Shaun King, an activist, said in a tweet Monday that the Jesus statues—sculpted to resemble a white European—ought to be taken down because they are a “gross form of white supremacy.”
“If your religion requires Jesus to be blonde haired blue eyed Jesus, then your religion is not Christianity, but white supremacy,” the 40-year-old tweeted.“In the Bible, when the family of Jesus wanted to hide, and blend in, guess where they went? EGYPT! Not Demark. Tear them down.”
Jenna Ellis, a lawyer for President Trump’s campaign, tweeted that she would “not break” if the left-wing mob comes for Christianity. It was unclear if she was referring to King’s tweet, but the activist responded, “Christian whiteness needs white Jesus. It’s not about generosity or kindness. It’s not about protecting the vulnerable. It’s about whiteness itself. Attack white Jesus to her, and you attack her faith.”
Matt Schlapp, the chairman of the American Conservative Union, tweeted, “Statues of Jesus are next. It won’t end. Pray for the USA.”
Buck Sexton, the host of “The Buck Sexton Show,” offered King a history lesson. He pointed out that there are many variations of Jesus statues, depending on what part of the world you are visiting.
Perhaps the most famous is Michelangelo, the famous Renaissance artist behind the ceiling of the Vatican’s Sistine Chapel. His depiction of Jesus resembled a man from Northern Italy—which is not surprising since the Vatican is in Rome.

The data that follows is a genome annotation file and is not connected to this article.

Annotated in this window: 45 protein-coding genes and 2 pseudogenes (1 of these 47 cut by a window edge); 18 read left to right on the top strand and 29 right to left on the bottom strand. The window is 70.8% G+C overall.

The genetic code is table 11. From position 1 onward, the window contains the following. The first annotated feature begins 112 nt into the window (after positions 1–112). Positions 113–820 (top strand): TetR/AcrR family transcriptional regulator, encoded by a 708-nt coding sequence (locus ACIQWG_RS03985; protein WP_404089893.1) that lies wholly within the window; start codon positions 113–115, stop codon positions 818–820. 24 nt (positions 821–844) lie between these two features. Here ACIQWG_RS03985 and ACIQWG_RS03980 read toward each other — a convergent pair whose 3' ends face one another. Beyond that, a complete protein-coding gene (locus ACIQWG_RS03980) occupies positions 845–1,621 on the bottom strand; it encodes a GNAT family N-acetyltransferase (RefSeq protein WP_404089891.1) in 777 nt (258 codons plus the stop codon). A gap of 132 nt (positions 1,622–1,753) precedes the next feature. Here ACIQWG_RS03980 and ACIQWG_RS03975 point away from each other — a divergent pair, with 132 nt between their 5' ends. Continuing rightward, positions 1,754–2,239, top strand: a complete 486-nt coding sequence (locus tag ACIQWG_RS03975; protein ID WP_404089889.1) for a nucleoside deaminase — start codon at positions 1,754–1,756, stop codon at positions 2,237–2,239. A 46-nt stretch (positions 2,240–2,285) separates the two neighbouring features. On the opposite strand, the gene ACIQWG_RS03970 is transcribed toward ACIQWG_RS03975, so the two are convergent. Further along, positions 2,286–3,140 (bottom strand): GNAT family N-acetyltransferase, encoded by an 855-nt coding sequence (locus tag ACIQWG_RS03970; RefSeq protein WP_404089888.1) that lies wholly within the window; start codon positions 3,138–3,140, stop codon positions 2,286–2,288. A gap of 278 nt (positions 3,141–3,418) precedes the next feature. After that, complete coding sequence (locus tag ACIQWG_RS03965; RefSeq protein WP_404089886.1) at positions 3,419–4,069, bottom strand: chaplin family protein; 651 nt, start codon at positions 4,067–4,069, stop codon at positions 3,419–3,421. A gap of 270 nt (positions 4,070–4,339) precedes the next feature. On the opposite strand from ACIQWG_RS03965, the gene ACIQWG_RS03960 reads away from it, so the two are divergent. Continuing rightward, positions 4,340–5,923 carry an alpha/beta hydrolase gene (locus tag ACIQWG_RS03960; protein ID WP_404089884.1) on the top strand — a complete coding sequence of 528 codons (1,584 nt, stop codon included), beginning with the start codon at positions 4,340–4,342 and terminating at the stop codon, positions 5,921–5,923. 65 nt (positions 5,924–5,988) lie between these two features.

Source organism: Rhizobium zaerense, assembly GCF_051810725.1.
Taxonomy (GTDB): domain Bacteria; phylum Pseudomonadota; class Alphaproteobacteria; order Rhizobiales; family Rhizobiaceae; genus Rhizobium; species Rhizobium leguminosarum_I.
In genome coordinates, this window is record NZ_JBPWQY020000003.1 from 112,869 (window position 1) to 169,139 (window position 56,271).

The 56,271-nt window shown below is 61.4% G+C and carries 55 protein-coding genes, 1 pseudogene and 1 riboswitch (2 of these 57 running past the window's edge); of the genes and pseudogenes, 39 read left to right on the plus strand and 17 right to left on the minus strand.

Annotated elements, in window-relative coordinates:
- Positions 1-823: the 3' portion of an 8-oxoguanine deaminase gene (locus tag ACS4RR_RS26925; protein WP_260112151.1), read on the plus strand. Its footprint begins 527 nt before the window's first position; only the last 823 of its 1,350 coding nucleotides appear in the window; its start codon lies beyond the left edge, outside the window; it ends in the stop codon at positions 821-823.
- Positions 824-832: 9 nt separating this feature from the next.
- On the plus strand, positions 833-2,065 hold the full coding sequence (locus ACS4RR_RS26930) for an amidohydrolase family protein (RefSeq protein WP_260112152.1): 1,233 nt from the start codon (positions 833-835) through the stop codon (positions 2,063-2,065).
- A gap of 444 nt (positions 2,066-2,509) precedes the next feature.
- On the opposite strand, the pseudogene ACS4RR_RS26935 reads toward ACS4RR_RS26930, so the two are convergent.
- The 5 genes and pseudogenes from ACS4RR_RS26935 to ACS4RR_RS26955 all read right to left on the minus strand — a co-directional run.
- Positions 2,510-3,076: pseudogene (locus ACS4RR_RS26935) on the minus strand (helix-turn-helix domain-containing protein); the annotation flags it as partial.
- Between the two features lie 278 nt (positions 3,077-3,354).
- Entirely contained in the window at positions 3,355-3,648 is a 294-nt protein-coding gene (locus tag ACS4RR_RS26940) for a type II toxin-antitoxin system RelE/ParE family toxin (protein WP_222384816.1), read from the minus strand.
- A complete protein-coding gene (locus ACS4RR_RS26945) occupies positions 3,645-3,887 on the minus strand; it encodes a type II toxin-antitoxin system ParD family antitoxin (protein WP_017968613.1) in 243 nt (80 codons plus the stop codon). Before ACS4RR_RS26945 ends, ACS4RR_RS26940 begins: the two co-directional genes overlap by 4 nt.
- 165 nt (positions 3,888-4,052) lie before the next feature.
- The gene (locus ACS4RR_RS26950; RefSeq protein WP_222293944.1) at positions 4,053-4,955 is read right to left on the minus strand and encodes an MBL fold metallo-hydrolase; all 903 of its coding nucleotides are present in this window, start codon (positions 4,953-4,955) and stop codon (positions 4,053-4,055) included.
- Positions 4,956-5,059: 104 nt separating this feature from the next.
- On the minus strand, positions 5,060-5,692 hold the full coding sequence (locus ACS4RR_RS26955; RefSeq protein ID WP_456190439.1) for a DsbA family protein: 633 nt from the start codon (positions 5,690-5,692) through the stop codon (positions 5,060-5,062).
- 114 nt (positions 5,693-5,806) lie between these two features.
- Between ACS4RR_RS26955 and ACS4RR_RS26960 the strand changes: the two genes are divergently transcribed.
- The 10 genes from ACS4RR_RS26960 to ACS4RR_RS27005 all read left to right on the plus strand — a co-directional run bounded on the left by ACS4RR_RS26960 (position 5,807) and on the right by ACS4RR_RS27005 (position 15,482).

“That’s not white supremacy,” Sexton said. He continued, “The point is that he is the savior for Christians and that he has brought everlasting life to humanity. It’s not about what the sculptors in, you know, Italy made him look like 500 years ago. But cancel everything you can.”
King’s tweet was an example of Joe Biden’s supporters' effort to fundamentally change the country as we know it. If King gets his way, where does it end in the art world? Should artwork by European artists be put in storage to make way for African art in museums? Will portraits featuring white muses be defaced once museums begin to open up their doors?
“We have to know what the enemy is planning here, so to speak, if we are going to confront them on the battlefield and win,” Sexton said. “But don’t think that anything is sacred. There is nothing that they will not tear down if they can. And we’ll continue to see this as it is.”